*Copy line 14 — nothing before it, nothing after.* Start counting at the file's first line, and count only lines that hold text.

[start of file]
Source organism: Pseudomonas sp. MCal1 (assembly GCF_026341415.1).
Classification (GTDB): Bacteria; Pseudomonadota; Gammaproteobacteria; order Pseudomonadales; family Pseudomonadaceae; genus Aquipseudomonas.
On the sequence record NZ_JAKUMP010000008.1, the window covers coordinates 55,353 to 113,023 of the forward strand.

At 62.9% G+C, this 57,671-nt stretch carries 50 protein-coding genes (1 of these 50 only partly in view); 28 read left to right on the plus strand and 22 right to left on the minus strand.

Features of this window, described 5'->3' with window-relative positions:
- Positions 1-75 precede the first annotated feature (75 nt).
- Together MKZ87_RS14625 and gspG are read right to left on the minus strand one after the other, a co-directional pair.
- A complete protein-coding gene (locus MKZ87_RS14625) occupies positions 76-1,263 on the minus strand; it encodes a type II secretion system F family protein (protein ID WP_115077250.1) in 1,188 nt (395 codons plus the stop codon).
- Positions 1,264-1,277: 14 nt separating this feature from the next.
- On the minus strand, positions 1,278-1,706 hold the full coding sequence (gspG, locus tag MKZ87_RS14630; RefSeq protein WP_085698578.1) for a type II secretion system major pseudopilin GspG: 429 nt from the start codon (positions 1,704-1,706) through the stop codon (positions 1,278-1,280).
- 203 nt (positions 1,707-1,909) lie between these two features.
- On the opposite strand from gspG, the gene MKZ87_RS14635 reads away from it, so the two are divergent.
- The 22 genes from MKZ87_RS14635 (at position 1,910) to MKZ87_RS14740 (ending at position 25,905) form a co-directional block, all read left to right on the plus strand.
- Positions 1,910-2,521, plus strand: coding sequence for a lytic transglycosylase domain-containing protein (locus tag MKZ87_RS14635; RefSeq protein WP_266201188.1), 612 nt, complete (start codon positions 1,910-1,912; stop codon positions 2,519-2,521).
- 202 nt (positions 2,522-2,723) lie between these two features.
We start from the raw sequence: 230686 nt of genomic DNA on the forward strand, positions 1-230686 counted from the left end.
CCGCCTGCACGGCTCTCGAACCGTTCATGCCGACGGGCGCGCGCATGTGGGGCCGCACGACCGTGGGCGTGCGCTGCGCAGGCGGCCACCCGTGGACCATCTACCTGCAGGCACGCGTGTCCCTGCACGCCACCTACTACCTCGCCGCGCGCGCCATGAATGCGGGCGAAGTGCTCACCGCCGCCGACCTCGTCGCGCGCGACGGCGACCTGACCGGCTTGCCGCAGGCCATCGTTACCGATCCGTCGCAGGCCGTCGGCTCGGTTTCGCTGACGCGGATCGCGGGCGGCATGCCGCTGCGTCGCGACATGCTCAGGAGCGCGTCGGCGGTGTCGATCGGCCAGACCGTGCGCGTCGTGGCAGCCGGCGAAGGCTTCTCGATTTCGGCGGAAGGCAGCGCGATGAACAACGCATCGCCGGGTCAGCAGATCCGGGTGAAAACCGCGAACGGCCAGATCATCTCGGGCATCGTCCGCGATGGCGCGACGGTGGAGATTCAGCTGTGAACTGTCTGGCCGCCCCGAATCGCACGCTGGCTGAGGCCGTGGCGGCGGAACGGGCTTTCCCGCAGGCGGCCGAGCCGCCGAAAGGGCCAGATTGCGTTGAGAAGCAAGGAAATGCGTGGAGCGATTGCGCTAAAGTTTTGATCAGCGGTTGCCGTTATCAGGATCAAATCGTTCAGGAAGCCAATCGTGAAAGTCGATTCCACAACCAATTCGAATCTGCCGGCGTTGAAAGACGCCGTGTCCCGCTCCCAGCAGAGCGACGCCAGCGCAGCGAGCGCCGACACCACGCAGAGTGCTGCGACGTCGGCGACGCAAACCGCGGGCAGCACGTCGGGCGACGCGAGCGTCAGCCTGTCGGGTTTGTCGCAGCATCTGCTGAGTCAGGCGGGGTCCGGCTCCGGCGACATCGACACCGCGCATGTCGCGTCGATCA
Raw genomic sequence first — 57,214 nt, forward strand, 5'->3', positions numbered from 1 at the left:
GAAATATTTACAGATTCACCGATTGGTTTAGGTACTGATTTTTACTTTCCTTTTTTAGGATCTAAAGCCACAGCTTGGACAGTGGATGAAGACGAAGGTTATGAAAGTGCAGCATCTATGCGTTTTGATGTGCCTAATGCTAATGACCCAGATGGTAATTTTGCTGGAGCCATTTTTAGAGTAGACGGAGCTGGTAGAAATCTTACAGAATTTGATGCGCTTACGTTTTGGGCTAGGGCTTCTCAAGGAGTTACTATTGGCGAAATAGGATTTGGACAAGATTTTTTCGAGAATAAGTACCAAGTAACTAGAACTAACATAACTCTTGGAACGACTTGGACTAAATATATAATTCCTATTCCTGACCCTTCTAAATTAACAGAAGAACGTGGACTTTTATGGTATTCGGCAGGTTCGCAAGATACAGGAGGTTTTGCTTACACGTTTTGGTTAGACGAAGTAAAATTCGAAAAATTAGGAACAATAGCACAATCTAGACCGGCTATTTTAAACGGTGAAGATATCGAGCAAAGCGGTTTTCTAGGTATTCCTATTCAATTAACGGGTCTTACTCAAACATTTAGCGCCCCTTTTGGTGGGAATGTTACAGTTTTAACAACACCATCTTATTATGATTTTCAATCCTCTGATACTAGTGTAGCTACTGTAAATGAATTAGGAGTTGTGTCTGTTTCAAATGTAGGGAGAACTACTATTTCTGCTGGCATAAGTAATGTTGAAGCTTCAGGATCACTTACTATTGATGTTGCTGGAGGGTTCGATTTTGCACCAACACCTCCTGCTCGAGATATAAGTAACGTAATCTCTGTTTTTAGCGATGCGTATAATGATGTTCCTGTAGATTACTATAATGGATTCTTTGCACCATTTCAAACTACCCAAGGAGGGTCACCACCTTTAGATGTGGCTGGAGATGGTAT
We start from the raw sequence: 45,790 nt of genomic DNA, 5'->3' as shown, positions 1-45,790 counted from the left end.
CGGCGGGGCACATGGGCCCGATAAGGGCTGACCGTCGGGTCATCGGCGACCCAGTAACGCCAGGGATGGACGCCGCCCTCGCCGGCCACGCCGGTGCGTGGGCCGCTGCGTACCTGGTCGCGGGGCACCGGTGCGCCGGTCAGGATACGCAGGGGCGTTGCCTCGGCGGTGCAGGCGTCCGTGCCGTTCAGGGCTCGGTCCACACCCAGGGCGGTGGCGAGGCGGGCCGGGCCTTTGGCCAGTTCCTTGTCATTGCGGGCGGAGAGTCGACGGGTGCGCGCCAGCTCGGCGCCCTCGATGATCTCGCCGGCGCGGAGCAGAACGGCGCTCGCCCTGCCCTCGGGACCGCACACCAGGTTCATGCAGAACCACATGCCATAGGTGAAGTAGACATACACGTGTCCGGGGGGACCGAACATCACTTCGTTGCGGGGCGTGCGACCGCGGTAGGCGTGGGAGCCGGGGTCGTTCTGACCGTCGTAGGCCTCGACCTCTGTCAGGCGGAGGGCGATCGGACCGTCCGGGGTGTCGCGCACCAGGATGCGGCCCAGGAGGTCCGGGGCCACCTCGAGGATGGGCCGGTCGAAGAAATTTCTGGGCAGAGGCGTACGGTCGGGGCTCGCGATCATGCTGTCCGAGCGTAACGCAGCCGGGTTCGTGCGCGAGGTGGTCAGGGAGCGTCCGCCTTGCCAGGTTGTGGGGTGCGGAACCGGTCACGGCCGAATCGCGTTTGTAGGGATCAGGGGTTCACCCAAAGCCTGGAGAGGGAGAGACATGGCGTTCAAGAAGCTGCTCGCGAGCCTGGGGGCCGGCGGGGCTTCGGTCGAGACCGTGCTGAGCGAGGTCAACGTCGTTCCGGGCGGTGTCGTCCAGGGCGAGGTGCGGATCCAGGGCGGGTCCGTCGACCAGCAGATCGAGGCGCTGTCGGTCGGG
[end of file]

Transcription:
- Positions 1,910-2,521, plus strand: coding sequence for a lytic transglycosylase domain-containing protein (locus tag MKZ87_RS14635; RefSeq protein WP_266201188.1), 612 nt, complete (start codon positions 1,910-1,912; stop codon positions 2,519-2,521).